Ancient Greek and Indian Theatre : Why a Comparison
Bharat Gupt is a Reader in English at the University of Delhi. Trained both in modern and traditional educational systems he has worked in theatre, music, culture and media studies. He has been on the Visiting Faculty of National School of Drama, Delhi. He was awarded the McLuhan Fellowship to work on the McLuhan Program, University of Toronto and the Senior Onassis Fellowship to undertake research on modern Greek theatre. He is known for his writings on Greek and Indian Drama concepts.
A comparison is called for not for the reason that Greece and India are two most ancient cultures or still have vibrant living theatre traditions, but because they have had similar and some common cultural perceptions, beliefs and aesthe-
tics of theatre presentation.
We have been raised to believe that ancient Greek drama was the beginning of ‘Western theatre’ and that it was far removed from the Indian traditions in content as much as in form. It is time to dispassionately re-examine this presumption and the historical reasons for its formulation. Greek drama was appropriated by post Renaissance Europe and was made to follow only certain Aristotelian concepts, neglecting at the same time all its ritual, sacred, semiotic and musical aspects. Europe, eventually, evolved its own form of theatre which constituted a realism which it imposed everywhere else.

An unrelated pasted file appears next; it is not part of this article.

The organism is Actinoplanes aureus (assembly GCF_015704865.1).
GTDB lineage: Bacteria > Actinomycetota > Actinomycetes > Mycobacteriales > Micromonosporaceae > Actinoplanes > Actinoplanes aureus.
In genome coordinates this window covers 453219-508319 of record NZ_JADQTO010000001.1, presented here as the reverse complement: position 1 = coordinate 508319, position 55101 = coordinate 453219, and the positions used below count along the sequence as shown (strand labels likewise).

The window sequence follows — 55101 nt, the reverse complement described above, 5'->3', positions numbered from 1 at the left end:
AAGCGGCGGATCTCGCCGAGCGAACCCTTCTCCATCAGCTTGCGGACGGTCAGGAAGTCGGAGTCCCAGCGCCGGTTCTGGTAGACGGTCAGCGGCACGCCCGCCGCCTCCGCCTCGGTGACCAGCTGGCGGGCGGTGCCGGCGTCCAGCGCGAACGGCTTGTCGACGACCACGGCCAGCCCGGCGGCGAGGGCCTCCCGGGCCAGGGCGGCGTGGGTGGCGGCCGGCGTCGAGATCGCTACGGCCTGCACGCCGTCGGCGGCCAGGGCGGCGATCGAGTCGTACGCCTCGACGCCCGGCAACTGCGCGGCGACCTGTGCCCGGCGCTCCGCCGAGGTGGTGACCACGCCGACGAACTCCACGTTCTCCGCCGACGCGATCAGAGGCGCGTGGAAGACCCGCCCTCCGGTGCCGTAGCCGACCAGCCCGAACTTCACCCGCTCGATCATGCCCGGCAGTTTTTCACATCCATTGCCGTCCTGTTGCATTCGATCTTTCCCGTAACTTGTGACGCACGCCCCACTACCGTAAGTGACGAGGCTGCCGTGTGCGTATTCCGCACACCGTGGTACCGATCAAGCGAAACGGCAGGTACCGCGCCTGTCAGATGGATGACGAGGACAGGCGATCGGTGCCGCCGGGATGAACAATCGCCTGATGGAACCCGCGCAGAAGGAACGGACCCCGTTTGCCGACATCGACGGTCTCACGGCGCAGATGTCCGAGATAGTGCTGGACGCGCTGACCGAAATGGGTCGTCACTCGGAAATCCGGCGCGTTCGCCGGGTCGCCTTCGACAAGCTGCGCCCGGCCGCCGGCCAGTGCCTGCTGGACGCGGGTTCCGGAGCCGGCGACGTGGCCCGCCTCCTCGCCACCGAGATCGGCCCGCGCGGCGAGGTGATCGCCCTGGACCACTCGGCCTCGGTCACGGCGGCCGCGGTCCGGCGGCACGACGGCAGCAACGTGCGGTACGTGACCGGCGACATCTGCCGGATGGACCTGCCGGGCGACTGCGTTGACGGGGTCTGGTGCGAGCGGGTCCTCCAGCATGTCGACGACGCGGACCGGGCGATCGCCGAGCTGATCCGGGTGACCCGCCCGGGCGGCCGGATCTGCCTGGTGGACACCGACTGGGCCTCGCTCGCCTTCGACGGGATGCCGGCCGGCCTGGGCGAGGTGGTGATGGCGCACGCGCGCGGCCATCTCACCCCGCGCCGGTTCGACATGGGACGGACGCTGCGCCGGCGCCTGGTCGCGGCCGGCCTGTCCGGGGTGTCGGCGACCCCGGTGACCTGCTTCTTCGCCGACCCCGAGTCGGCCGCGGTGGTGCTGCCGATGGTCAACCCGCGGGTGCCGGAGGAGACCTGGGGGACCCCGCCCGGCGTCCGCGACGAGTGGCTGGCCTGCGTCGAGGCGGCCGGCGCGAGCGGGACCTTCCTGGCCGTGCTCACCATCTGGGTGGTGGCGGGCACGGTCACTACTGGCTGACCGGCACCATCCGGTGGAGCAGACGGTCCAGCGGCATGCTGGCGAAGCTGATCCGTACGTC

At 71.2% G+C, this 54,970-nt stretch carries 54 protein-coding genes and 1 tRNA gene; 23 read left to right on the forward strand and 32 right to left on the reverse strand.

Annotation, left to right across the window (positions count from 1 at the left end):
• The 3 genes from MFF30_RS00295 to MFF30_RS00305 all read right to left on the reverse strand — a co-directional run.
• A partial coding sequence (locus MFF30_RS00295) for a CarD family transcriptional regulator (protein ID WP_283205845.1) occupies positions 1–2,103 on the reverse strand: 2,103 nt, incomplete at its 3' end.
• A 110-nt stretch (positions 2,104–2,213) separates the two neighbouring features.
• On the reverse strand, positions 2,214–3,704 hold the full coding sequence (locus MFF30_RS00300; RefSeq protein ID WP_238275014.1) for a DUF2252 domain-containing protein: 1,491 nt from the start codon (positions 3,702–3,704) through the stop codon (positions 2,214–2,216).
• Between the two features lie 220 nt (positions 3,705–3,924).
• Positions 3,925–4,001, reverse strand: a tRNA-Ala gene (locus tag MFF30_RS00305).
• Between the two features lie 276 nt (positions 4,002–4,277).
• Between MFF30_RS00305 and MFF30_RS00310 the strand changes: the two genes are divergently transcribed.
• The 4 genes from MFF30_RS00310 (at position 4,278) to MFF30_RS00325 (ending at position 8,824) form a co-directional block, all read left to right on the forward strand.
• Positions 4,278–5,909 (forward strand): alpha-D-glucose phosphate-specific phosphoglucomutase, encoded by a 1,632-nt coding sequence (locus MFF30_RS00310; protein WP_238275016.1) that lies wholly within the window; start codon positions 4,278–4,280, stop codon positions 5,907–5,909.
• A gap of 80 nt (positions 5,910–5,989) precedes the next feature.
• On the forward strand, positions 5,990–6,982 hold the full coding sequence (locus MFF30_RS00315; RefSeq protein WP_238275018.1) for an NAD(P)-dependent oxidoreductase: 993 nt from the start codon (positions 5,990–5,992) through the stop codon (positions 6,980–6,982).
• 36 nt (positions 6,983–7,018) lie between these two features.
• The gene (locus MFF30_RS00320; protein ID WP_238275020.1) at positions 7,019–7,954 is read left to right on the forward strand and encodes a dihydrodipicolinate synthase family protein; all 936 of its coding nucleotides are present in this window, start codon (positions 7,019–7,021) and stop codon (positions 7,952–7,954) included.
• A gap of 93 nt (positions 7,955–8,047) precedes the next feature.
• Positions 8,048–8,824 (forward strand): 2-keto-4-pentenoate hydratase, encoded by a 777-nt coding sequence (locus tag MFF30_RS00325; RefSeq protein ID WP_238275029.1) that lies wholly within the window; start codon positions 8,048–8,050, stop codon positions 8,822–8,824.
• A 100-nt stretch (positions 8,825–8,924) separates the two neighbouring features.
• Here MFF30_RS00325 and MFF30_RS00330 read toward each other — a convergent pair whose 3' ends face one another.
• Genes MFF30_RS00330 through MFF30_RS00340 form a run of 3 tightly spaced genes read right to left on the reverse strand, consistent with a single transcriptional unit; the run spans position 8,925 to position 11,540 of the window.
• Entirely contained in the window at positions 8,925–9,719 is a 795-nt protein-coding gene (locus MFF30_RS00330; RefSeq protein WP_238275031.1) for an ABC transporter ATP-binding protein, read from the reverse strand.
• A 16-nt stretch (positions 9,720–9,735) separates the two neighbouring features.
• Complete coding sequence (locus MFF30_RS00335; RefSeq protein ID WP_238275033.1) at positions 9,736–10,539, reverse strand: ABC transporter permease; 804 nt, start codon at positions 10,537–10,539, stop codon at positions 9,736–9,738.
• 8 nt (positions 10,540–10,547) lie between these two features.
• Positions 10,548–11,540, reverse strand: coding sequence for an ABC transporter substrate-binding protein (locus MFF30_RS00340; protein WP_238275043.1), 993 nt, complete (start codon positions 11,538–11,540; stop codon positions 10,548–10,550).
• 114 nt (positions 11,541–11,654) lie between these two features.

Attempts to depart from realism in theatre are now half a century old and they are now not just a European but a global problem. Absence of the unity of visual sign, body movement, dance, vocal intonation and music in theatre has given rise to many explorations and experiments. Inspite of its great tradition Indian theatre is caught as much in this confusion as the West. A generation old effort by our directors to reinstate music, dance and ‘folk’ or ‘classical’ expressions have not been able to develop a convincing, abiding and distinct post-realistic form of theatre.
A rethinking on the ancient theatres of Greece and India that worked on the semiotic and the musical unity of the word and the sign need not be an attempt to revive or reify the specifics of the ancient forms but it can certainly help us to create the theatre of future that is not fragmented.
This enterprise of comparison can also bring to us a fresh methodology of comparison. Too long comparisons have been excercises in identifying historical influences and borrowings or similarities of milieus. But it is also possible to compare inner aspirations and their execution by cultures far removed in time and space. Such a comparison may succeed in working on consonances between cultures rather than our present habit of defining identities by dissonances.